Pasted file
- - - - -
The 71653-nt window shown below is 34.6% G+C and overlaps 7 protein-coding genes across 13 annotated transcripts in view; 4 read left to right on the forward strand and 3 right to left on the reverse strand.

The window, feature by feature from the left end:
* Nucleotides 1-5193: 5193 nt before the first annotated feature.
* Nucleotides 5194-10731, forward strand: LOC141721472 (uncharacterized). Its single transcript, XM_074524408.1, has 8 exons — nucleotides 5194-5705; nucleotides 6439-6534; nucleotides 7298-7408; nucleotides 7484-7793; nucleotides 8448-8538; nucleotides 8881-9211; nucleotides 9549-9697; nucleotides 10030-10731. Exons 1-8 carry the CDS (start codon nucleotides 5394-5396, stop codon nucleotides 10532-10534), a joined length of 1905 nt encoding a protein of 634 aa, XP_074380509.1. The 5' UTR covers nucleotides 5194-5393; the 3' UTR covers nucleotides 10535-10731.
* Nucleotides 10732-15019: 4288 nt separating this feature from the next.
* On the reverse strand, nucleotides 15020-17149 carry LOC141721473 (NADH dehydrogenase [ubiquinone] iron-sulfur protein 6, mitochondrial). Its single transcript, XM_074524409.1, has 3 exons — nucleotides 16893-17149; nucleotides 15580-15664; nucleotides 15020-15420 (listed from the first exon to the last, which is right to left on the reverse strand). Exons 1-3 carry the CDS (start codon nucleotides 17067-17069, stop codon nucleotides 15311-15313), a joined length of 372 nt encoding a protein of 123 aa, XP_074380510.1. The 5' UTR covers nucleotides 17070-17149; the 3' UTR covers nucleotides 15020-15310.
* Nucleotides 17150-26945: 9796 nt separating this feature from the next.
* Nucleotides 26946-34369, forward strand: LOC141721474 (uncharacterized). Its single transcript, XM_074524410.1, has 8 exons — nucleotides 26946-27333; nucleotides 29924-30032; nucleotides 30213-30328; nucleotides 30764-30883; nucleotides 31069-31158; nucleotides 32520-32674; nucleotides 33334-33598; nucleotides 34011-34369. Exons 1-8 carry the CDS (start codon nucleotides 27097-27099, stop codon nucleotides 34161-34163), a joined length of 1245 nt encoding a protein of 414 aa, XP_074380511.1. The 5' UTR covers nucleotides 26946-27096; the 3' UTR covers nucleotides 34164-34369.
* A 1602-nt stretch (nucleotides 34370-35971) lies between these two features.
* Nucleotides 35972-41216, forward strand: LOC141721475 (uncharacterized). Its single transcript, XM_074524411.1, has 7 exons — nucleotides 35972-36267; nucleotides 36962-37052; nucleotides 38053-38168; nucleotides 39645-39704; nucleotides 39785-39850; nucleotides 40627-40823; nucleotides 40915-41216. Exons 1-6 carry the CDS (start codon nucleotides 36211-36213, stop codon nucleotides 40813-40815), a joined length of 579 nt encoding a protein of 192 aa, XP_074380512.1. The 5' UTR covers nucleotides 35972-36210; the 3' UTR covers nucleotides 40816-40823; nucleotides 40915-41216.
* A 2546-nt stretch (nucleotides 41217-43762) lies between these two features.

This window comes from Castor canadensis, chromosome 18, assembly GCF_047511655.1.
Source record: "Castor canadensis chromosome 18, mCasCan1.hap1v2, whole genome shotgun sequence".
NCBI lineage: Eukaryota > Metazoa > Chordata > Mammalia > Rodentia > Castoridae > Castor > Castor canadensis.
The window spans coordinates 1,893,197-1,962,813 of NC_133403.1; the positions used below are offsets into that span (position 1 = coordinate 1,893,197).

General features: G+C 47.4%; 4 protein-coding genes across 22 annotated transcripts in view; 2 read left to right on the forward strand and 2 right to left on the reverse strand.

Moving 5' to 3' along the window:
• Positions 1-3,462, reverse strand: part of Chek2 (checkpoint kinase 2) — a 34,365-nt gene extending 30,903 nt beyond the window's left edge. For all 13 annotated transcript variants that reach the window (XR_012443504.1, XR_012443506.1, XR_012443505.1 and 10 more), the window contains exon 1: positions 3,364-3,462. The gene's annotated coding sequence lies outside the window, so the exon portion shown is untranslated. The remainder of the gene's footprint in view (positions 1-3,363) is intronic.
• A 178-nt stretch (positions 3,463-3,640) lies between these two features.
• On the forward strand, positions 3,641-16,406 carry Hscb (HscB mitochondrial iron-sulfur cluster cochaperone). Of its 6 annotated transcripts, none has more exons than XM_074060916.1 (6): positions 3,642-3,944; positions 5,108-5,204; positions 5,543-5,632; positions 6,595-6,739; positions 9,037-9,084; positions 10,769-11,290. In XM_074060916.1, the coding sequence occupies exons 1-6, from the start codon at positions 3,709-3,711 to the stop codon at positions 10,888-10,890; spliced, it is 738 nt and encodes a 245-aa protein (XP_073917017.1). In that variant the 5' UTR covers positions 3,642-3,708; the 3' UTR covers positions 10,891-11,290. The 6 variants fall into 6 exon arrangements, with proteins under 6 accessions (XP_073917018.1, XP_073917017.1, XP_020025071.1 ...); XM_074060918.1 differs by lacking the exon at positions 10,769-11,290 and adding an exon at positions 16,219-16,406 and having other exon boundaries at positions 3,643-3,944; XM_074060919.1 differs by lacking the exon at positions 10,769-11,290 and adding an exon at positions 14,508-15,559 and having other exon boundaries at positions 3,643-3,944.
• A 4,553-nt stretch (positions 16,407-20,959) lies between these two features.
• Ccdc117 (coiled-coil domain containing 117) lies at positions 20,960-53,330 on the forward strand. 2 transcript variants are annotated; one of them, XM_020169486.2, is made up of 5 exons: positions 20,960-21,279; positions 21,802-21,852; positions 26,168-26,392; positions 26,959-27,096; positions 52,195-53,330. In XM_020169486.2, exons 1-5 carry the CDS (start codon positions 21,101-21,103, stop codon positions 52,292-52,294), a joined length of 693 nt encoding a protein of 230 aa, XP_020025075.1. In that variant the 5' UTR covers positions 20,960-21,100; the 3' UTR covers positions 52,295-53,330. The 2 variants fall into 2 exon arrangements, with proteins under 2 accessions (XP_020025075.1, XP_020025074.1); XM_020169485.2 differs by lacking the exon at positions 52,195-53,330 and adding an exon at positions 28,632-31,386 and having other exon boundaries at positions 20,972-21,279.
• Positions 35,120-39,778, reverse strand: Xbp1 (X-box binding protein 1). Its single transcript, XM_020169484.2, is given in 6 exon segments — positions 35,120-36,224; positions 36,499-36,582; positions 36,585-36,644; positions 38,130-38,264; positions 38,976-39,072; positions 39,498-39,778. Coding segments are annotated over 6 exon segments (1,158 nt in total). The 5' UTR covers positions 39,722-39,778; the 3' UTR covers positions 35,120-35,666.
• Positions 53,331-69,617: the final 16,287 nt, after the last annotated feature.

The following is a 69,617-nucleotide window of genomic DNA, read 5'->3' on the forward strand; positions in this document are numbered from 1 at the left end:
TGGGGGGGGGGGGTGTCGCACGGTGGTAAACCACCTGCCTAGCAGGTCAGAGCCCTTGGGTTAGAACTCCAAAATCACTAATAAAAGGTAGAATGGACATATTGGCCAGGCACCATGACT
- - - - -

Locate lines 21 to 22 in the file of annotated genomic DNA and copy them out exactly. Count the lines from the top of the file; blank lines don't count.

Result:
• A 4,553-nt stretch (positions 16,407-20,959) lies between these two features.
• Ccdc117 (coiled-coil domain containing 117) lies at positions 20,960-53,330 on the forward strand. 2 transcript variants are annotated; one of them, XM_020169486.2, is made up of 5 exons: positions 20,960-21,279; positions 21,802-21,852; positions 26,168-26,392; positions 26,959-27,096; positions 52,195-53,330. In XM_020169486.2, exons 1-5 carry the CDS (start codon positions 21,101-21,103, stop codon positions 52,292-52,294), a joined length of 693 nt encoding a protein of 230 aa, XP_020025075.1. In that variant the 5' UTR covers positions 20,960-21,100; the 3' UTR covers positions 52,295-53,330. The 2 variants fall into 2 exon arrangements, with proteins under 2 accessions (XP_020025075.1, XP_020025074.1); XM_020169485.2 differs by lacking the exon at positions 52,195-53,330 and adding an exon at positions 28,632-31,386 and having other exon boundaries at positions 20,972-21,279.